Twitter Is “Willing To Listen” To The UK Gov’t About Post-Riot Censorship

Throughout the day on Thursday, the Twitter-verse was abuzz with the news that U.K. Prime Minister David Cameron was considering censoring tweets in response to the looters using Twitter to communicate during the London riots.

Now, we’ve got Twitter’s official word on the matter.

You couldn’t expect that Twitter would be pleased that the Cameron government was talking – even in broad terms – about censoring the network during times of emergency.

Cameron himself made a statement about the riots that specifically calls out social media as something which fanned the flames of the violence and looting in London. The Telegraph has the full text of his speech, part of which includes the following:

“…everyone watching these horrific actions will be stuck by how they were organised via social media.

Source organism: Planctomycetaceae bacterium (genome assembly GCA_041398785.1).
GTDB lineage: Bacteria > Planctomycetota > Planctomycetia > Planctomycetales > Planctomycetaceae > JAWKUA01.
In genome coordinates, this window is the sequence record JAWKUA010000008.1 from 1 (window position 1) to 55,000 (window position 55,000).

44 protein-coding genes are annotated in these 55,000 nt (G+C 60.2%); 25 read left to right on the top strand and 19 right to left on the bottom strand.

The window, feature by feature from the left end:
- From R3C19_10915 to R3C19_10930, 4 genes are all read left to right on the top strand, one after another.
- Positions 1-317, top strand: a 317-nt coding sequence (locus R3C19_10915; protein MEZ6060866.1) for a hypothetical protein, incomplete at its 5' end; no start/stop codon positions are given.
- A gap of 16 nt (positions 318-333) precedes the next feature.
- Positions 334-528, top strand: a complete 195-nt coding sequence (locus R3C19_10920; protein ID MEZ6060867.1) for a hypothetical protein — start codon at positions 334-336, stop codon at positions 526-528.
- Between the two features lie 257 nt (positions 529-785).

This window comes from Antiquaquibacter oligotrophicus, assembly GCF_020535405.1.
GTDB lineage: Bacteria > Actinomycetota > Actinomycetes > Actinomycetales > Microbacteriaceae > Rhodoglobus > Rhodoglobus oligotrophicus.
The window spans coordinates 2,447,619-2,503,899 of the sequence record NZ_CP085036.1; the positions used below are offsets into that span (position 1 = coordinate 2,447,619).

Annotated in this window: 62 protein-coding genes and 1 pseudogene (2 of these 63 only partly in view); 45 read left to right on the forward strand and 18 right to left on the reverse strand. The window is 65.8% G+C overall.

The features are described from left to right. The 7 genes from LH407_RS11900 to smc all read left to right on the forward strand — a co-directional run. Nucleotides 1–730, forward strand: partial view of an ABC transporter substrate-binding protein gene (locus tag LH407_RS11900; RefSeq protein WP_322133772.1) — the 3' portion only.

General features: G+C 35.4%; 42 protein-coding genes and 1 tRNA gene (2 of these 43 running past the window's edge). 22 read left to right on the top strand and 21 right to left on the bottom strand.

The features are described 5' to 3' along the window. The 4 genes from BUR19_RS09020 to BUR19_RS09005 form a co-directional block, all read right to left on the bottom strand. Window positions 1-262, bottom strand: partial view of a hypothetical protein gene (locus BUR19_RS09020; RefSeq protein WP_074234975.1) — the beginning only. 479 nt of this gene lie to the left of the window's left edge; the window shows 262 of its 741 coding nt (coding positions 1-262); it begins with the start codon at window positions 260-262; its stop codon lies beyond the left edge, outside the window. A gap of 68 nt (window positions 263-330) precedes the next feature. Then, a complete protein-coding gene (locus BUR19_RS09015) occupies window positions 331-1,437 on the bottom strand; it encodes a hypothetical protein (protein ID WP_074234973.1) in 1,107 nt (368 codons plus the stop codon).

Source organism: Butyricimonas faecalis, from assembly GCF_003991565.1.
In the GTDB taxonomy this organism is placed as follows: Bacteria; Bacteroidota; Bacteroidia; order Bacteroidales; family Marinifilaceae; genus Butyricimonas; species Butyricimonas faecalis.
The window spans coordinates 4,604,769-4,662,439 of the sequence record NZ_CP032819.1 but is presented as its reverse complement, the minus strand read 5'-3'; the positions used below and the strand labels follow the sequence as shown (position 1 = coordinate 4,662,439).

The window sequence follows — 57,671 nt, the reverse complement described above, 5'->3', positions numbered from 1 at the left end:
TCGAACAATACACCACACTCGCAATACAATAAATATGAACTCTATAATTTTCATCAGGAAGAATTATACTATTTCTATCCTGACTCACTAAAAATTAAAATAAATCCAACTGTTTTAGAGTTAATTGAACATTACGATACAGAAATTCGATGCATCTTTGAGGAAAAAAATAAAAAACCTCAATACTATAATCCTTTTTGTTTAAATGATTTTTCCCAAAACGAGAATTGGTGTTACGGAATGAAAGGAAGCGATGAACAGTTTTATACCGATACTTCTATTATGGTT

Free flow of information can be used for good. But it can also be used for ill.

And when people are using social media for violence we need to stop them.

So we are working with the Police, the intelligence services and industry to look at whether it would be right to stop people communicating via these websites and services when we know they are plotting violence, disorder and criminality.”

The scary part there – for advocates of freedom of speech as well as companies like Twitter – is the fact that the government is considering censoring social networks if they feel that are being used for “plotting violence, disorder and criminality.”

Hours after Cameron made his statements, All Things D reached out to Twitter and got a statement from Twitter PR exec Rachel Bremer. It’s naturally diplomatic, but quite open-minded:

“Our only comment is that if the government would like to talk about this we’d be happy to listen.”

So there you have it. If the government is serious about locking down Twitter when chaos breaks out (which, as it might affect rescue operations and helpful communication, is a whole different can of worms), Twitter will at least have an ear listening in on the decision.